Home Local News TRANSFORMATION BY THE TRACKS: Birmingham Sweets opens in Hamlet, Axe to Grind...

TRANSFORMATION BY THE TRACKS: Birmingham Sweets opens in Hamlet, Axe to Grind switches sales

Deanna Diaz scoops ice cream while Jude Reader rings up a customer at Birmingham Sweets on Main Street in Hamlet. Photos by William R. Toler - Richmond Observer

HAMLET — The Seaboard City has a sweet spot.

Stephanie and Zaidoon Al-Zubaidy this week opened their latest business venture, Birmingham Sweets, on Main Street in Hamlet.

The corner-building shop, formerly a pharmacy, features confections including classic candies and ice cream, in addition to games and toys from a bygone era including jacks and the ever-popular prank prop, the whoopie cushion.

The checkerboard floor, swivel-stools and baskets of “penny” candy bring that old-fashioned feel to a modern time.

A display cabinet with antique medicine bottles pays homage to the building’s history as a pharmacy.

Stephanie Al-Zubaidy said Wednesday that there is more to come, in terms of merchandise and decor, including canvases depicting Hamlet in the early 1900s.

The store had its soft opening on Tuesday, although not everything has come in.

“I didn’t want to not open the doors,” she said. “I figured we’ll make people happy, they’ll come back and they’ll see it better decorated.”

In the coming days and weeks, Birmingham Sweets will be expanding the available flavors of ice cream from its current complement of seven, with plans to more than double the number to 16, once another freezer is in place.

The additional delectables — both ice cream and candies — will include sugar-, gluten- and dairy-free options, according to Al-Zubaidy.

Baskets of classic candies, from caramel chews to Mary Janes, stretch down the inside of Birmingham Sweets.

The parlor is just one-third of the building.

Construction continues on the left side and upstairs.

Since the couple opened Axe to Grind just over a year ago on Hamlet Avenue, they have had plans to open a distiller or brewery on the corner.

“We wanted to get a couple of businesses under our belt first,” said Al-Zubaidy, who is very involved with the day-to-day operations. “I want to make sure we can handle things properly and not disappoint our customers.”

The second floor will either be excess space for people to sit for the distillery or brewery or an event space.

“If there’s a concert in the park, there will be no better seat in the house than upstairs,” she said.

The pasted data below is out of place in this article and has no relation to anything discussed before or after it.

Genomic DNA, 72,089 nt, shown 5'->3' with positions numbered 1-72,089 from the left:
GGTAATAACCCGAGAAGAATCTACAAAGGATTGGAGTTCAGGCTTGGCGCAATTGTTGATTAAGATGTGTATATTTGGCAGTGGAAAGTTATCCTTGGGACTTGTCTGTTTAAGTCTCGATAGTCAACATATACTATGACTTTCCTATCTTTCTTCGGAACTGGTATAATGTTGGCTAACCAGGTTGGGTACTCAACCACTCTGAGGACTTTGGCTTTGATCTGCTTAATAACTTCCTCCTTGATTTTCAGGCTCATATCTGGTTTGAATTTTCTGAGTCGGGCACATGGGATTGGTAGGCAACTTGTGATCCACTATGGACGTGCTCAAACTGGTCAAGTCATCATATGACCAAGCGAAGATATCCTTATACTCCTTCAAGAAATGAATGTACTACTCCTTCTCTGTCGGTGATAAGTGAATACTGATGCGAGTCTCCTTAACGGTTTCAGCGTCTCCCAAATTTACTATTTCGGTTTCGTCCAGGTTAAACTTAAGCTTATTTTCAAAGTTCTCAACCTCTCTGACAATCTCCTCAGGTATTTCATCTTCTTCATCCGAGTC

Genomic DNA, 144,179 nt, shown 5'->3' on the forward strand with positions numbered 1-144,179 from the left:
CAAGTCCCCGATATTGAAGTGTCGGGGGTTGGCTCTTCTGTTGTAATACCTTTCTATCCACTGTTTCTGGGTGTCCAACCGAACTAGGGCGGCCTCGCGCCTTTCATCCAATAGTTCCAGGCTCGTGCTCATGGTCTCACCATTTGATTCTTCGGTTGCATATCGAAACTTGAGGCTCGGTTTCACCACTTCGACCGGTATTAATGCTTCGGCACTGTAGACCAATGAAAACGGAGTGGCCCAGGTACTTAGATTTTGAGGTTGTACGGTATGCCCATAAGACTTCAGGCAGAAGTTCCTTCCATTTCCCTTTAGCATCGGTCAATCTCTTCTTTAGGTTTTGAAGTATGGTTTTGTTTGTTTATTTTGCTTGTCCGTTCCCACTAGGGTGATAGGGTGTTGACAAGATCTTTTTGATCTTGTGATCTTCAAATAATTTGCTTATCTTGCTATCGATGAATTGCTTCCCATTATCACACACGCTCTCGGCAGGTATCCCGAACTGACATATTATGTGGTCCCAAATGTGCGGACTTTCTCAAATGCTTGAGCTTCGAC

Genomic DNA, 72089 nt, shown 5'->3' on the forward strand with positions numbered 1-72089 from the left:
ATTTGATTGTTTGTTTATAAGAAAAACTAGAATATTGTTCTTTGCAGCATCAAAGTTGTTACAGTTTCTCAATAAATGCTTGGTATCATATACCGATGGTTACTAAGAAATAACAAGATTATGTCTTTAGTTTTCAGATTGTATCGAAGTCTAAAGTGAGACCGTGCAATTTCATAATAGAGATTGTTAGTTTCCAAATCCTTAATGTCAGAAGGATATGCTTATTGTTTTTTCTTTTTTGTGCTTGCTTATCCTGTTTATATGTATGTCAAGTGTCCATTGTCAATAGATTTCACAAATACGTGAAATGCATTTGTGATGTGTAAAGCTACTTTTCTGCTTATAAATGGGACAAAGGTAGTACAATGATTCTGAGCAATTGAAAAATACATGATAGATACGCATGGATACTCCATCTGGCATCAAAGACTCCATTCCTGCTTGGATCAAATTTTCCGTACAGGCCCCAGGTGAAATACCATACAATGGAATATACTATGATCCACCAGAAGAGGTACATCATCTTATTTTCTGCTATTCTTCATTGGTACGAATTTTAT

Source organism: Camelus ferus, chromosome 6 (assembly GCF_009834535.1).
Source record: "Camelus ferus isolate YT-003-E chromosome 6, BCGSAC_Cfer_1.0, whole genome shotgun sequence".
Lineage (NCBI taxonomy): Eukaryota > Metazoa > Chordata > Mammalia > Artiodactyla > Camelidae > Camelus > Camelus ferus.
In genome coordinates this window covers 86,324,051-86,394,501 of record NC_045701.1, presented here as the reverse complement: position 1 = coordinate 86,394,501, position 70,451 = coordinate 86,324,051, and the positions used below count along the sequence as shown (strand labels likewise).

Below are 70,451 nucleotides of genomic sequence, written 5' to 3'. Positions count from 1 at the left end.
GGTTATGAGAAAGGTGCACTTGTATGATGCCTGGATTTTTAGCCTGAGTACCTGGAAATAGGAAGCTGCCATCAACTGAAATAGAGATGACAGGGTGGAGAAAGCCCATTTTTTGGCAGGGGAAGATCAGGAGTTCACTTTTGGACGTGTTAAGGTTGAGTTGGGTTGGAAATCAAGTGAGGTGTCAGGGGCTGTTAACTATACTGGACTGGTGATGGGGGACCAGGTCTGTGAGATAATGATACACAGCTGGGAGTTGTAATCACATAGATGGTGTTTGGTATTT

They’re also hoping to be able to make the space available for rent for private parties and events.

Renovations to the building so far have included replacing the windows and repairs to the floor, ceiling and roof.

The former Birmingham Drug building on Hamlet’s Main Street is in the midst of a transformation.

Mike Ruff, who works at Axe to Grind, says he has seen breweries transform towns across the state.

Despite keeping the name, Axe to Grind has shifted from hatchets and coffee to Hatchet Brewing Company beer and comedy — as well as other entertainment.

“We found that our customers really resonated more with our food and they resonated more with any event that we had … so we looked at our menu, we looked at what capacities we had in the kitchen,” Al-Zubaidy said.


And that led to adding pizza. But not just your average pies: “We do shrimp pizza or Thai pizza, cheeseburger pizza or something funky.”

Ruff, a certified craft beer judge, has been responsible for bringing in a wide variety of brews to the store, with 42 available including several on tap. The store also offers free beer tastings on Saturday evenings.

Mike Ruff pours a glass of Volcano Sauce, a sour ale made by Aslin Beer Company, at Axe to Grind in Hamlet.

In addition to his knowledge of beer, Ruff also has a theater background and Zaidoon Al-Zubaidy has connections to comedy.

“So they said, ‘We need a stage,’” Stephanie Al-Zubaidy recalled.

The former axe-throwing space has been transformed into a performance room with a stage, lights and sound system and the business is now hosting karaoke, open-mic and comedy nights, in addition to live music and music bingo.

Hamlet native Jonathan Robinson and his band will be performing June 30.

The first comedy night was held last week and comedian J Bliss will take the stage May 25.

“It seems to have been a good play for us.”

The stage at Axe to Grind sits ready to host karaoke, comedy and live music.

Al-Zubaidy said there are also plans to add disc golf and cornhole boards behind the shop.

All of the local businesses, many of which have sprouted within the past two years, are starting to work together to promote Hamlet, she continued.

“People forget we’re here,” she said. “They don’t think about coming to Hamlet for a night of fun, they go to Southern Pines.”

Al-Zubaidy said there is a core group who frequent Axe to Grind and Hail Mary’s Tavern — across the street from Birmingham — “and we love those customers … but, we want to build” so the businesses can be busy at the same time.

Hail Mary’s, in addition to karaoke, has also started booking bands, with Robinson, Erik Hawks and Dark Horse Duo already on the schedule in the coming months.

“We want to have a fun place to be,” she said of the Hamlet business community. “We want to be the place where, (when) you come to Hamlet, you know you’re going to have a good time any night of the week.”

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Managing Editor William R. Toler is an award-winning writer and photographer with experience in print, television and online media.